DMCA notices cover the same September 2021 to November 2022 period, and the related URLs on Twitter seem intact. The tweets contain images of celebrities including Kanye West, Justin Beiber, Rihanna, Kendall Jenner, and Jennifer Lopez, among others.
“Notwithstanding the receipt of the take-down notices described herein, the ‘foochia’ account remains live and active,” the complaint notes.
Repeat Infringer Allegations
Twitter’s copyright policy states that the company responds to copyright complaints submitted under the DMCA and under certain conditions may take action against user accounts.
“If multiple copyright complaints are received about an account, or other evidence suggests a pattern of repeat infringement, Twitter may suspend that account in accordance with our Repeat Infringer Policy. Our Repeat Infringer Policy takes valid retractions and counter-notices into account,” Twitter’s policy reads.
To benefit from limitations on liability under the DMCA (17 U.S. Code § 512), services providers like Twitter must have “adopted and reasonably implemented” a policy that provides for the termination in “appropriate circumstances” of subscribers who are “repeat infringers.”
The terms reasonable, appropriate, and repeat are not clearly defined in law, so Backgrid offers its own guidelines for the court’s consideration.
“Industry standard practices have resulted in the widespread adoption and implementation by legitimate ISPs of a ‘three-strikes’ policy with respect to repeat infringers,” Backgrid says.
“The industry standard requires that to qualify for the DMCA safe harbor protection, ISPs must terminate the accounts of users that have been the subject of three infringement complaints. Defendant, however, regularly fails and refuses to comport with the industry standard.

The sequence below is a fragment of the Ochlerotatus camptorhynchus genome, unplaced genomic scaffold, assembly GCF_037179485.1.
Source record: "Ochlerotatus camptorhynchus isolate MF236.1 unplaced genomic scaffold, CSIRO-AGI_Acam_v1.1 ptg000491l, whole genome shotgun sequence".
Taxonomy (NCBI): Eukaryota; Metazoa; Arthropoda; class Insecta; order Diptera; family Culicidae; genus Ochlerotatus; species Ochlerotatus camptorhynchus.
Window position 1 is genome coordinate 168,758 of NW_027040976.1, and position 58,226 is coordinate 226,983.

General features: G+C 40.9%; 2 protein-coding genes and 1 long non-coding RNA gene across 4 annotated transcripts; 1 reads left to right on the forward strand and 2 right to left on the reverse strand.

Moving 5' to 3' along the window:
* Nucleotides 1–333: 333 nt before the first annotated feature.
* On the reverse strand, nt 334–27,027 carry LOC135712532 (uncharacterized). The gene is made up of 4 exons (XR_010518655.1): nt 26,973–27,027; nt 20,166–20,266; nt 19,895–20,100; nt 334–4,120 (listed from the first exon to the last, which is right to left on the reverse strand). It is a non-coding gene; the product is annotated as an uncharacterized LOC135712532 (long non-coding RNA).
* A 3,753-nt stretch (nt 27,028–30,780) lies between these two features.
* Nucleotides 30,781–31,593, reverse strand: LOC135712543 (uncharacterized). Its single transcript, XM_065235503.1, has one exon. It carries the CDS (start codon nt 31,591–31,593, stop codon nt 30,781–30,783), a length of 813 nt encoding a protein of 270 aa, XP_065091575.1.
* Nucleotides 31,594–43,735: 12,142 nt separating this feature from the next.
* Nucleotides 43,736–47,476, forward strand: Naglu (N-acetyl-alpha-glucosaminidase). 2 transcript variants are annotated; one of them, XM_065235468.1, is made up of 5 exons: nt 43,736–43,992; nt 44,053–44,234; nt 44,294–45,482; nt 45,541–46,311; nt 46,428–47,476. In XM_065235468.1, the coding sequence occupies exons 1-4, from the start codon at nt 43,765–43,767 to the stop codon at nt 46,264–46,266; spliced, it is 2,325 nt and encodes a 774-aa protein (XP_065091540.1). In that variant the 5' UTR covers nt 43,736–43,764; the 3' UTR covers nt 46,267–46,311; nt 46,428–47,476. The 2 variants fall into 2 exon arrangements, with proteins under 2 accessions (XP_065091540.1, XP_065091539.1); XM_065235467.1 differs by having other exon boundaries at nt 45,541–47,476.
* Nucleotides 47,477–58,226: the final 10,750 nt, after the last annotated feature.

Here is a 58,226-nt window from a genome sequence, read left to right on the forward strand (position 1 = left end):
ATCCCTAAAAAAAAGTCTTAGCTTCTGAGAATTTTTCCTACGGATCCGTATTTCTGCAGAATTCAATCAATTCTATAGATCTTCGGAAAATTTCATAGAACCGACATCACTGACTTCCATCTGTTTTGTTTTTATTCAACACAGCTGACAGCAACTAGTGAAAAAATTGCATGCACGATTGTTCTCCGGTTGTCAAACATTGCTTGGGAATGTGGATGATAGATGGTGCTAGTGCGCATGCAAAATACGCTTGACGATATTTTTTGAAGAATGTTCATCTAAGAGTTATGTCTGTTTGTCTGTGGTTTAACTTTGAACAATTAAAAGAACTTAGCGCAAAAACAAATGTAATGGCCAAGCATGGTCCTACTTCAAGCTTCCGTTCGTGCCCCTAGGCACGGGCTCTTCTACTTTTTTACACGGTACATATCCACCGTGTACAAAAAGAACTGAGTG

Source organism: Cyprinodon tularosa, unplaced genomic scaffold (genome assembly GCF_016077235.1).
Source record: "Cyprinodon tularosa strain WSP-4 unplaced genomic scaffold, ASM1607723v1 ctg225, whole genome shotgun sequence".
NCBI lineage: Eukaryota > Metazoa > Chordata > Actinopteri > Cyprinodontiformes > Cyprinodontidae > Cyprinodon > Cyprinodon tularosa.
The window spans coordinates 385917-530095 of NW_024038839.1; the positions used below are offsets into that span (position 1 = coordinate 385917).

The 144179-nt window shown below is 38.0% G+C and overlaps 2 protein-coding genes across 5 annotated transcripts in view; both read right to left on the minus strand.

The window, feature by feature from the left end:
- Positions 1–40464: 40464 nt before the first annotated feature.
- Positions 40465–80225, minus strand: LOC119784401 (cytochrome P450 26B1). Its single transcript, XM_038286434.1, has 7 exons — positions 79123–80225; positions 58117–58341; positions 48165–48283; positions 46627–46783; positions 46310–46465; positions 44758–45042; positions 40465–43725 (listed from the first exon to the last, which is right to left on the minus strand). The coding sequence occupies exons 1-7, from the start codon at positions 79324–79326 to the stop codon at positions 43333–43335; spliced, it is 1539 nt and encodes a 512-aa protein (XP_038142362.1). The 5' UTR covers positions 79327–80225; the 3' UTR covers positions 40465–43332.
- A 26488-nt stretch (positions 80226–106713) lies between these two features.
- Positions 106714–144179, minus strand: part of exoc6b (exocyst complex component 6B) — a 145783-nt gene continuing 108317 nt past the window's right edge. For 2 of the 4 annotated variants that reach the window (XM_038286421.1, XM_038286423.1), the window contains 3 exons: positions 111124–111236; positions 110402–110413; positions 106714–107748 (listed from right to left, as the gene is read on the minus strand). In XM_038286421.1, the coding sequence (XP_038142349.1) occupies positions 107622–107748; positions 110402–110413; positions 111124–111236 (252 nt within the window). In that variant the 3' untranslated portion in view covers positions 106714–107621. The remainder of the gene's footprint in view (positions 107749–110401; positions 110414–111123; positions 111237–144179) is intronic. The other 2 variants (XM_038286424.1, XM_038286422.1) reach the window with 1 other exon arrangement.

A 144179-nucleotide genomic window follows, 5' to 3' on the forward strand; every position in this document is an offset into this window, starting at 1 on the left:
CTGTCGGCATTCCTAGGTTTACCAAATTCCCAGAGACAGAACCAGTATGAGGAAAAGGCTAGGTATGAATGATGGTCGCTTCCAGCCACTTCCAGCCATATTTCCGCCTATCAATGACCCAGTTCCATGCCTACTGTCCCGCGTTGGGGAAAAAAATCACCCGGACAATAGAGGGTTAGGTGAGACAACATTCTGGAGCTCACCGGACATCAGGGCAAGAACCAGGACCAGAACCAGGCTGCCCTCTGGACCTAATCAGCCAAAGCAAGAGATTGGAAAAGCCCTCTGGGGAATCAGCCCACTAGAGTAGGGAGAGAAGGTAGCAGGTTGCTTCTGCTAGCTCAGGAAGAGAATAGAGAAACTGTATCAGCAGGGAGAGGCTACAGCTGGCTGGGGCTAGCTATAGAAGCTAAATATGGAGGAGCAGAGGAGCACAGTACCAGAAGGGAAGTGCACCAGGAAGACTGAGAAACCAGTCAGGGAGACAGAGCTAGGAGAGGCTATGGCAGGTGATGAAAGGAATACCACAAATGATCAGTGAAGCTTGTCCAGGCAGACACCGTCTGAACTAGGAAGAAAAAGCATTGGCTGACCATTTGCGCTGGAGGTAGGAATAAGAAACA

“Stunningly, all of the accounts remain live and online today while Twitter continues to profit from the blatant, repeated, and ongoing infringements of the copyrighted works of others, including without limitation the timely registered Celebrity Photographs [in suit],” the complaint adds.
“Direct, Contributory, and Vicarious Infringement”
According to the lawsuit, Twitter infringed “at least 1,526” of Backgrid’s celebrity images, with infringement “continuous and on-going.”
Backgrid alleges direct infringement due to Twitter failing to remove images “long after being apprised of their infringing status” and contributory infringement for encouraging users to upload and edit photographs found on the internet, failing to advise users of the consequences, and for removing metadata from the images.
“Defendant is aware of the massive scale of copyright infringement it facilitates and encourages, and of the revenue and profits such infringement generates for it,” the image company adds.
Backgrid seeks a declaration that Twitter infringes its copyrights and an injunction under 17 U.S.C. § 502 to prevent any further acts of infringement.
Based on its allegations that Twitter neither adopted nor reasonably implemented a repeat infringer policy, Backgrid requests a declaration that Twitter is liable for each of the works infringed on its platform.
Describing Twitter’s infringement as willful and egregious, Backgrid believes it’s entitled to maximum statutory damages of $150,000 per image – $228.9 million in total.